Is the Facebook face-off between state Sen. Ray Scott, R-Grand Junction, and a few of his political detractors getting out of hand and maybe just a little bit silly?
Meanwhile, are we witnessing the development of the newest M.O. for ambushing political foes — social media-spawned legal actions? More on that below, but first, the latest in the Scott saga:
Three Grand Junction-area critics of the veteran lawmaker who recently accused him of nudging them out of his Facebook and Twitter accounts by hiding their comments and blocking them now have called on Senate President Kevin Grantham to launch a formal ethics investigation. A bit far-fetched, you say? The complainants seem pretty serious. Reports the Grand Junction Daily Sentinel’s Charles Ashby:
The three complainants say that because Scott is a duly elected official, his Twitter and Facebook accounts constitute a public forum that should be open to all.
“Senator Scott maintains his Facebook page and Twitter accounts under the aegis of his position as a state elected official for the purpose of interacting with members of the public,” the three said in their complaint. “He uses his Facebook page to share policy-related information with constituents. Senator Scott primarily uses his social media accounts as tools of governance, keeping constituents abreast of his official activities as a state senator.”
Scott told the Sentinel he only blocks inappropriate or off-topic comments. He also said:
“I look at (social media) as something that I do personally because I scour news stories, and if I think it’s something of interest to constituents who might be friending me because they don’t get The Daily Sentinel, for example, I post the story … The state doesn’t pay for this. There’s no state staffer that posts for me.”
As noted here the other day, the critics — who include a local, left-of-center blogger and a self-described “progressive” activist — cite a recent federal court ruling in Virginia that a public official had violated a local constituent’s right to free speech by taking down negative comments he had posted to the official’s Facebook page. The court found the official had acted “under color of law” in maintaining the page largely as a forum for public office, as well as in removing unwanted comments.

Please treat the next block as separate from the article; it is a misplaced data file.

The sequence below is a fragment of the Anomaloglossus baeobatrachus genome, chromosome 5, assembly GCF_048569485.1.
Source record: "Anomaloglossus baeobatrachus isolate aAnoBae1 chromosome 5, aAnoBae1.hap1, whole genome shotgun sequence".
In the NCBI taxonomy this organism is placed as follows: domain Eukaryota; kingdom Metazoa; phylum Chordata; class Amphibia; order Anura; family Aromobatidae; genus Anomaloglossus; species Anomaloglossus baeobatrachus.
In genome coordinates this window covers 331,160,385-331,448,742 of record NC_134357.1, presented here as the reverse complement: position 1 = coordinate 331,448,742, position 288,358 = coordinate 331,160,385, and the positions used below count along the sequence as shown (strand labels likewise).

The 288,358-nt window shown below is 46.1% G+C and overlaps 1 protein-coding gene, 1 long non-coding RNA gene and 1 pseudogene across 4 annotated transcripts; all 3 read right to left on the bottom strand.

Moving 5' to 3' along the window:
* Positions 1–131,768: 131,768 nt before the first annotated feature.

Yet, only days after that ruling, the same plaintiff also lost a very similar case he had brought against another local government. Same U.S District Court but a different judge.
A higher court may have to sort it all out in the end.
It’s the ruling in favor of that plaintiff, of course, that is inspiring some political activists — and not just in Colorado — to take action. In fact, it appears to have become the tactic of choice in a number of lawsuits around the country by those looking to get even with politicians they oppose. Here’s commentator Robert Knight in the Washington Times:
Several Republican governors have joined President Trump in an exclusive but growing club: They are being sued by left-wing organizations for removing persistent critics from their Facebook or Twitter pages.
In many cases, we’re talking about trolls, the people who post inflammatory, irrelevant or offensive comments. The latest to face the trolls’ wrath is Maine Gov. Paul LePage, who the American Civil Liberties Union (ACLU) sued last Tuesday in U.S. District Court for the District of Maine on behalf of two clients who say they were unconstitutionally blocked from Mr. LePage’s Facebook page.
Maryland Gov. Larry Hogan and Kentucky Gov. Matt Bevin are among the targets, as well. Knight also notes:
On July 11, the Knight First Amendment Institute at Columbia University filed a federal suit against President Trump and two aides (former press secretary Sean Spicer and social media director Dan Scavino) in the Southern District of New York for blocking users critical of him from his private Twitter account.
Is Scott infringing on the rights of those who post comments on his own social media accounts? Perhaps the courts will resolve that one.
While they’re at it, the courts also might be asked to consider if officeholders like Scott are the targets of orchestrated trolling tactics that taunt them into reprisal and then haul them to court. More or less the digital equivalent of hounding politicians into “town hall” meetings — and then shouting them down if and when they show up.